Tip 2: Utilize Design for Manufacturing (DFM) Principles
One of the top tips that our engineers live by is to always employ design for manufacturing (DFM) techniques. DFM techniques create the best possible product and meet cost targets. In an earlier blog, we shared that DFM, “optimizes a product’s design for efficiency, repeated production at the lowest cost while also meeting the product needs of the end-user. In real-world scenarios, DFM enables a manufacturer to scale up production with minimal challenges and without costly redesign.” One real-world example of using DFM for metal enclosure design is to reduce the number of fastener hardware in the design. Using features in the metal, such as forming the threads into the part, can cut costs and the labor required to install hardware manually. One of our recent vlogs also covers DFM best practices using real world examples.
Tip 3: Collaboration and Communication are Key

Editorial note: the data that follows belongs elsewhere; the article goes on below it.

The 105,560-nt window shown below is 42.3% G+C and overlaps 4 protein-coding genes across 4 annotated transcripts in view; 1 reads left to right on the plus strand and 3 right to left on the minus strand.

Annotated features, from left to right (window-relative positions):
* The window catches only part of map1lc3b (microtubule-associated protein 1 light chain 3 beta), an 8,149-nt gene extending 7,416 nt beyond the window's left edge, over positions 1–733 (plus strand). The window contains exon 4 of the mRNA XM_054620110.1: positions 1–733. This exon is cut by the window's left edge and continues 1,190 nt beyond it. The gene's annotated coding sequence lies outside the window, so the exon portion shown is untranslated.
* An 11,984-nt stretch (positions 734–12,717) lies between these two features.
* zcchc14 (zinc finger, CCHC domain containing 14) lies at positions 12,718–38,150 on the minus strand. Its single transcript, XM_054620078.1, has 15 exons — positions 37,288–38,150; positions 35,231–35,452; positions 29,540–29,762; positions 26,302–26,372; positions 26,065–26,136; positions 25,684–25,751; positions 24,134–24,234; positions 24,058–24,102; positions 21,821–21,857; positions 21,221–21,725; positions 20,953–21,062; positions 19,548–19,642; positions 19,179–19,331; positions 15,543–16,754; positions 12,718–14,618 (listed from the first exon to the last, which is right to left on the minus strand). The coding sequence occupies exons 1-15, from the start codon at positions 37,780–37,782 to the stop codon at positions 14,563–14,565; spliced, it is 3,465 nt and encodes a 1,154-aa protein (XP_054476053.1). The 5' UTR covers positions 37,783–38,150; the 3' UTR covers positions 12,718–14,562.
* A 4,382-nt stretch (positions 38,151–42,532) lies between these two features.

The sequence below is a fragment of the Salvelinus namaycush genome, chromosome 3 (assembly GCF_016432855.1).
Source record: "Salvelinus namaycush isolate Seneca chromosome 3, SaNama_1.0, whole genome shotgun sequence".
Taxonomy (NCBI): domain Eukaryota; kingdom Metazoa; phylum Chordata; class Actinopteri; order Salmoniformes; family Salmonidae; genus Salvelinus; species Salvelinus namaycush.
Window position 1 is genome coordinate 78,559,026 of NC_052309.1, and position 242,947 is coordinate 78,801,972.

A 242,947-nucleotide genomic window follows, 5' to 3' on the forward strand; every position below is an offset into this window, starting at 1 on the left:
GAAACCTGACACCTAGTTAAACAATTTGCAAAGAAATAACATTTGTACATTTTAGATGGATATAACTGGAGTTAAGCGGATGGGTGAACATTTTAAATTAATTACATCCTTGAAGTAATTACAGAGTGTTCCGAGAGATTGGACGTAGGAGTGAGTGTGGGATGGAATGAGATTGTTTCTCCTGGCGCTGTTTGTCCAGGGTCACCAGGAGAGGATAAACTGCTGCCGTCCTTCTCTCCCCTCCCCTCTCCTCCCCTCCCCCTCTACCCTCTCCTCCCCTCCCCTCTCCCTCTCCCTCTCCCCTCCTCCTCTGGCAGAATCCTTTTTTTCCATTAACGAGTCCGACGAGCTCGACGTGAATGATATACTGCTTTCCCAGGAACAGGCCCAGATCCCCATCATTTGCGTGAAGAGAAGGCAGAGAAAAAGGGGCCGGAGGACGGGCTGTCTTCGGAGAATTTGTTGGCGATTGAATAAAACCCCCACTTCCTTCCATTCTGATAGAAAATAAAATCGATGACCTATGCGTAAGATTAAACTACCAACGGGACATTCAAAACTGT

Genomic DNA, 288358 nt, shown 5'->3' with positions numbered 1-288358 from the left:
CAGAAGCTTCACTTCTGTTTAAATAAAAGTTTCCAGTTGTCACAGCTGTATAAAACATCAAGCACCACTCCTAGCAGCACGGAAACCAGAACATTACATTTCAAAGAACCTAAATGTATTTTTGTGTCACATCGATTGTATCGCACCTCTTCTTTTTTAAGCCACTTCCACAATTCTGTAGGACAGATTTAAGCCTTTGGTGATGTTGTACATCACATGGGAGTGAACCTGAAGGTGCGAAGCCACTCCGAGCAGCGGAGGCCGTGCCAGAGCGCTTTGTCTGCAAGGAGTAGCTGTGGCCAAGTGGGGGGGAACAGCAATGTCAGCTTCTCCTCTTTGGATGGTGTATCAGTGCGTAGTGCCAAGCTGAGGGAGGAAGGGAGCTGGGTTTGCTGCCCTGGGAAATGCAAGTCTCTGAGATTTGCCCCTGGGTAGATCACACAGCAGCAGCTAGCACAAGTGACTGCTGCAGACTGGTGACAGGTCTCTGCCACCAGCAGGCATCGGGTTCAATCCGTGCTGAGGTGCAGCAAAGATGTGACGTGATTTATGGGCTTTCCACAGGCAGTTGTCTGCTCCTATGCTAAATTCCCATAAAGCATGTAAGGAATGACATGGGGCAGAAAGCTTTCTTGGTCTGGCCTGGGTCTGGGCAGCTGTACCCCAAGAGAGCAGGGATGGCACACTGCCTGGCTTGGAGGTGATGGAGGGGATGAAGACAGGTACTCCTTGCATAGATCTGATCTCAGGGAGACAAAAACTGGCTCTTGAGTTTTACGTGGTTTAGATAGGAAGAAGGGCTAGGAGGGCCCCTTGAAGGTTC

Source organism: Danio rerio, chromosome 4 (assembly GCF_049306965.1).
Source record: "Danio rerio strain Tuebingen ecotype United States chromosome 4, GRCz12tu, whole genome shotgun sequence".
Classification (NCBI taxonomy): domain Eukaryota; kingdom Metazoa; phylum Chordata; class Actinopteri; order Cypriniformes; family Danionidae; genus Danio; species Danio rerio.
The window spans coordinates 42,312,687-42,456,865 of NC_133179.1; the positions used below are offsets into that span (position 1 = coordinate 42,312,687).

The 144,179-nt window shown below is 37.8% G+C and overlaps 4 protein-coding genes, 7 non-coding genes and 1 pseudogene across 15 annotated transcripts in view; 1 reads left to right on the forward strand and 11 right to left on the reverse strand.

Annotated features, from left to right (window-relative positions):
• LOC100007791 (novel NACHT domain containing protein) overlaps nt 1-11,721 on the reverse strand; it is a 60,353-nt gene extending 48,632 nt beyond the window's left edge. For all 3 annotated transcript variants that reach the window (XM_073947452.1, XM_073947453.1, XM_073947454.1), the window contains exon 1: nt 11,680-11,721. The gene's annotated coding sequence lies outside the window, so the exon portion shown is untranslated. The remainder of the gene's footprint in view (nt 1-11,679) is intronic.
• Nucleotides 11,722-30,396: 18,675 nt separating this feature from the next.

Whether your engineering team works with engineers outside of your organization or other team members and departments in your company, effective communication is key throughout every step of the engineering design process. 2020 has made this especially challenging because many companies are not allowing face to face meetings. To maintain a collaborative partnership, our engineers recommend leveraging the tools at your disposal to show models or screenshots, along with phone or video calls. Encourage conversations and questions.
Tip 4: Get out on the Shop Floor
Understanding your shop’s capabilities and taking your design concepts to the shop floor can go a long way towards helping you draft the most efficient design. Equipment capability and capacity are key to ensuring the enclosure moves quickly and smoothly through the facility.
Tip 5: Continue to Learn
Same with any industry, keeping up with modern technology and software is vital. For engineers, continual learning can mean staying up to date with coding languages like SQL or design programs. Also, requirements can change or differ, so be sure your up to date or learn more about common enclosure requirements such as UL listings or NEMA ratings.
In this blog, we discussed the engineering design process and tips for engineers using the process.
In our previous blogs in this series, we covered metal joining, metal finishing and metal thickness. To learn more about these topics, check out the three previous blogs in this series below:
If you’re looking for a fabrication partner for your metal enclosures, talk to our team today: https://www.maysteel.com/contact/.